SALT LAKE CITY, Utah (ABC4 News) – Would you travel to a bear den and wake up the animal for hibernation? The Division of Wildlife Resources does just that every year throughout the state. Wildlife biologists track black bears in Utah in order to get a pulse on the population. 

“Controlling what we do, as far as how many we hunt and take, it’s important we know there are healthy populations just like any other wildlife,” Jenny Fausett of the Division of Wildlife said. 

Biologists track collared black bears in hopes of finding them to check on health and the number of the animal’s cubs. Bears don’t den in convenient locations, so the trek to the den is often treacherous. On the most recent bear den trip in the Central Region, biologists traveled up Spanish Fork Canyon. Crews snowmobiled in about four miles, then strapped on snowshoes to hike up the face of a mountain. 

“It’s hard to get a feel on how many bears are across the landscape because they are so secretive,” Levi Watkins of the Division of Wildlife said.

Biologists are dedicated to making it to dens throughout the winter months because it’s vital to track the number of young cubs. In Utah, black bear hunting started back in 1967. Rules and regulations continue to develop regarding the big game hunt, but the population is a major deciding factor when it comes to wildlife managers making decisions for permits.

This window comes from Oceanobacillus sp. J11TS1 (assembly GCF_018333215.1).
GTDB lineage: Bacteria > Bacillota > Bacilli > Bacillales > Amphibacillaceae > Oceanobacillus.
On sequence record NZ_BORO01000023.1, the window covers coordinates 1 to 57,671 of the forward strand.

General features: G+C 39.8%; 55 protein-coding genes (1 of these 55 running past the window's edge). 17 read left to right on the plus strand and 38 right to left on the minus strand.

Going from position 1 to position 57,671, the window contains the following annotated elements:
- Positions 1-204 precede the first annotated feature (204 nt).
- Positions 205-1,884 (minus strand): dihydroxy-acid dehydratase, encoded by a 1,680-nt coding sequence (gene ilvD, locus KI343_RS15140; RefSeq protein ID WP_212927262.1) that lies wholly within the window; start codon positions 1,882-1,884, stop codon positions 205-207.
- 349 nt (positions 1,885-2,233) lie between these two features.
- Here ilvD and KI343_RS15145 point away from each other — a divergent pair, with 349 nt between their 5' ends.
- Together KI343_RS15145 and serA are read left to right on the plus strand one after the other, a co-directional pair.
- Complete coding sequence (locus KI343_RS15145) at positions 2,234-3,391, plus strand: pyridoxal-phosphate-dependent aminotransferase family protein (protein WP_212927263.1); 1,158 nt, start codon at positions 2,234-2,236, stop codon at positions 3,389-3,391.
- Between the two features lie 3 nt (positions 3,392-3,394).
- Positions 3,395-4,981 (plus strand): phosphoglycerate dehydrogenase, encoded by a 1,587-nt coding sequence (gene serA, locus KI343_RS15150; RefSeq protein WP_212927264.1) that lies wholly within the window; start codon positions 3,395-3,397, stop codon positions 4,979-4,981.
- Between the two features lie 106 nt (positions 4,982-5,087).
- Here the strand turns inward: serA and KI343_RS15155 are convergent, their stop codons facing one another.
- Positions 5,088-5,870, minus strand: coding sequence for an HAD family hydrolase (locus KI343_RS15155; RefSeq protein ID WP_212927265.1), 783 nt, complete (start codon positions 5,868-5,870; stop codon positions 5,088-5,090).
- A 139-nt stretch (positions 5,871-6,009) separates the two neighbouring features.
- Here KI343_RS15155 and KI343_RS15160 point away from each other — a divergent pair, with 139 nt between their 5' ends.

“This can help with getting an idea of how many bears are there so when they manage hunting permits, they can gauge how many they want to do,”  said Watkins.

The Spanish Fork Canyon den trip had no cubs, but crews watched a large bear leave the den. Critical field research can mean a weather connection.

“Even though there is a lot of snow, there have been drought conditions and that reflects of how many cubs there,” said Watkins.

Bear reproduction can be impacted by the weather pattern. During periods of drought, black bears work harder to find food. Female bears may not reproduce if harsh conditions exist and there’s a serious chance young won’t survive. 

“Unfortunately, our bear today didn’t have cubs and that might be reflective of drought conditions and not having resources to have and raise cubs.”